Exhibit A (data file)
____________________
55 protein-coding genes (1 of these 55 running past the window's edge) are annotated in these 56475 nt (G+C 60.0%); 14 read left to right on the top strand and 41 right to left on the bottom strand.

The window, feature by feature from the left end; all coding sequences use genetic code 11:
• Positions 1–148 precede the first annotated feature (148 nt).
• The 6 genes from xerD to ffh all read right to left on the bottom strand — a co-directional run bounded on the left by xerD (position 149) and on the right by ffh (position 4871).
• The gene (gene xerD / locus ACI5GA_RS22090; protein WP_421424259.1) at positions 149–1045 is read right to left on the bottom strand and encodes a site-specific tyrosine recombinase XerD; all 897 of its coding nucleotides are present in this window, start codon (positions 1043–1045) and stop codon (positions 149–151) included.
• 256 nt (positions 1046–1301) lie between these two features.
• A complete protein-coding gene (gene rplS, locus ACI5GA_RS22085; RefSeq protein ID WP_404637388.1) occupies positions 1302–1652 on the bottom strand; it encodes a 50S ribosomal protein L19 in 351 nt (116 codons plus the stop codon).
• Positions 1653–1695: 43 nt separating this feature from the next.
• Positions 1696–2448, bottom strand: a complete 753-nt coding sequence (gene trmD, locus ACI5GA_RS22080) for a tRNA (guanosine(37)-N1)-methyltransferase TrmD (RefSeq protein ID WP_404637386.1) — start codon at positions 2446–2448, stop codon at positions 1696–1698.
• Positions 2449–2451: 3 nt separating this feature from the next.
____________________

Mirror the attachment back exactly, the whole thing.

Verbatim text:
55 protein-coding genes (1 of these 55 running past the window's edge) are annotated in these 56475 nt (G+C 60.0%); 14 read left to right on the top strand and 41 right to left on the bottom strand.

The window, feature by feature from the left end; all coding sequences use genetic code 11:
• Positions 1–148 precede the first annotated feature (148 nt).
• The 6 genes from xerD to ffh all read right to left on the bottom strand — a co-directional run bounded on the left by xerD (position 149) and on the right by ffh (position 4871).
• The gene (gene xerD / locus ACI5GA_RS22090; protein WP_421424259.1) at positions 149–1045 is read right to left on the bottom strand and encodes a site-specific tyrosine recombinase XerD; all 897 of its coding nucleotides are present in this window, start codon (positions 1043–1045) and stop codon (positions 149–151) included.
• 256 nt (positions 1046–1301) lie between these two features.
• A complete protein-coding gene (gene rplS, locus ACI5GA_RS22085; RefSeq protein ID WP_404637388.1) occupies positions 1302–1652 on the bottom strand; it encodes a 50S ribosomal protein L19 in 351 nt (116 codons plus the stop codon).
• Positions 1653–1695: 43 nt separating this feature from the next.
• Positions 1696–2448, bottom strand: a complete 753-nt coding sequence (gene trmD, locus ACI5GA_RS22080) for a tRNA (guanosine(37)-N1)-methyltransferase TrmD (RefSeq protein ID WP_404637386.1) — start codon at positions 2446–2448, stop codon at positions 1696–1698.
• Positions 2449–2451: 3 nt separating this feature from the next.